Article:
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Prediction and prevention of fetal growth restriction and compromise of fetal wellbeing: systematic reviews and meta-analyses with model based economic evaluation.

Morris, Rachel Katherine (2011)
Ph.D. thesis, University of Birmingham.

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Restriction of fetal growth and compromise of its wellbeing remain significant causes of perinatal death and childhood disability. There is a lack of scientific consensus about the best strategies for predicting these conditions before birth and thus there is uncertainty about the best management of pregnant women who might have a growth-restricted baby. This health technology assessment thesis used state of the art methods to review 337 studies including 472,544 women. It determined : 1. The accuracy of available tests for predicting small for gestational age infants (SGA) and 2. Compromise of fetal wellbeing and 3. Summarised the effectiveness of available treatments for these conditions. To allow translation of these results into patient care, the diagnostic and therapeutic information was integrated in a model based economic evaluation. This thesis has demonstrated that the tests reviewed have a limited use in screening/diagnosis for SGA/compromise of fetal and neonatal wellbeing when used in isolation. The quality of primary research was variable with recommendations being made particularly for the use of standardised and relevant outcome measures. The decision model and economic analysis identified that an effective, affordable and safe intervention applied to all mothers without prior testing is likely to be the most cost-effective strategy in the prevention of these conditions.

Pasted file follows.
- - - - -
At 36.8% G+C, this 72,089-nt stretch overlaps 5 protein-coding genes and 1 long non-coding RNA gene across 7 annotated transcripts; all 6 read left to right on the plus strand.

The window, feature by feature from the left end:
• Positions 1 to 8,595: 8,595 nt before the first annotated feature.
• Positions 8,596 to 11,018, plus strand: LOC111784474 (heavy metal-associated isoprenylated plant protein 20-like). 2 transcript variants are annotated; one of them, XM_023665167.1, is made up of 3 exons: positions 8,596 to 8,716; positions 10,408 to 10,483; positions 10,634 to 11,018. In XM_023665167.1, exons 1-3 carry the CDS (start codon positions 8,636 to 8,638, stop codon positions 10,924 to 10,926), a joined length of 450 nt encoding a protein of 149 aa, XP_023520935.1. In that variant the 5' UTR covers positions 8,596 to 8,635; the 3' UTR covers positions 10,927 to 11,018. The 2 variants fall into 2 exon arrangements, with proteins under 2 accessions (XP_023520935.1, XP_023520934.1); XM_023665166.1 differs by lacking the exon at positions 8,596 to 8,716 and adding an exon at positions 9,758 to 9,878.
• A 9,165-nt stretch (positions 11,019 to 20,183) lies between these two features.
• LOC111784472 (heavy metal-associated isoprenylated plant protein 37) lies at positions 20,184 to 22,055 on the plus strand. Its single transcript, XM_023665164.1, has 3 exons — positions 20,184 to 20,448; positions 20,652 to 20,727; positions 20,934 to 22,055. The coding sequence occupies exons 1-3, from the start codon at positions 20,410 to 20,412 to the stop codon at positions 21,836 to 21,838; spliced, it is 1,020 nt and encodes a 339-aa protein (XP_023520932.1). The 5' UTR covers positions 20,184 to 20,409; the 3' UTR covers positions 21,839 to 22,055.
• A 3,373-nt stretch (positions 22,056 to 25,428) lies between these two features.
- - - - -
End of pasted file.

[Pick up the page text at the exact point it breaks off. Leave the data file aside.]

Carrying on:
Type of Work:Ph.D. thesis.
Supervisor(s):Khan, Khalid Saeed
School/Faculty:Colleges (2008 onwards) > College of Medical & Dental Sciences
Department:Clinical and Experimental Medicine
Subjects:R Medicine (General)
RG Gynecology and obstetrics
Institution:University of Birmingham
ID Code:1319
This unpublished thesis/dissertation is copyright of the author and/or third parties. The intellectual property rights of the author or third parties in respect of this work are as defined by The Copyright Designs and Patents Act 1988 or as modified by any successor legislation. Any use made of information contained in this thesis/dissertation must be in accordance with that legislation and must be properly acknowledged. Further distribution or reproduction in any format is prohibited without the permission of the copyright holder.
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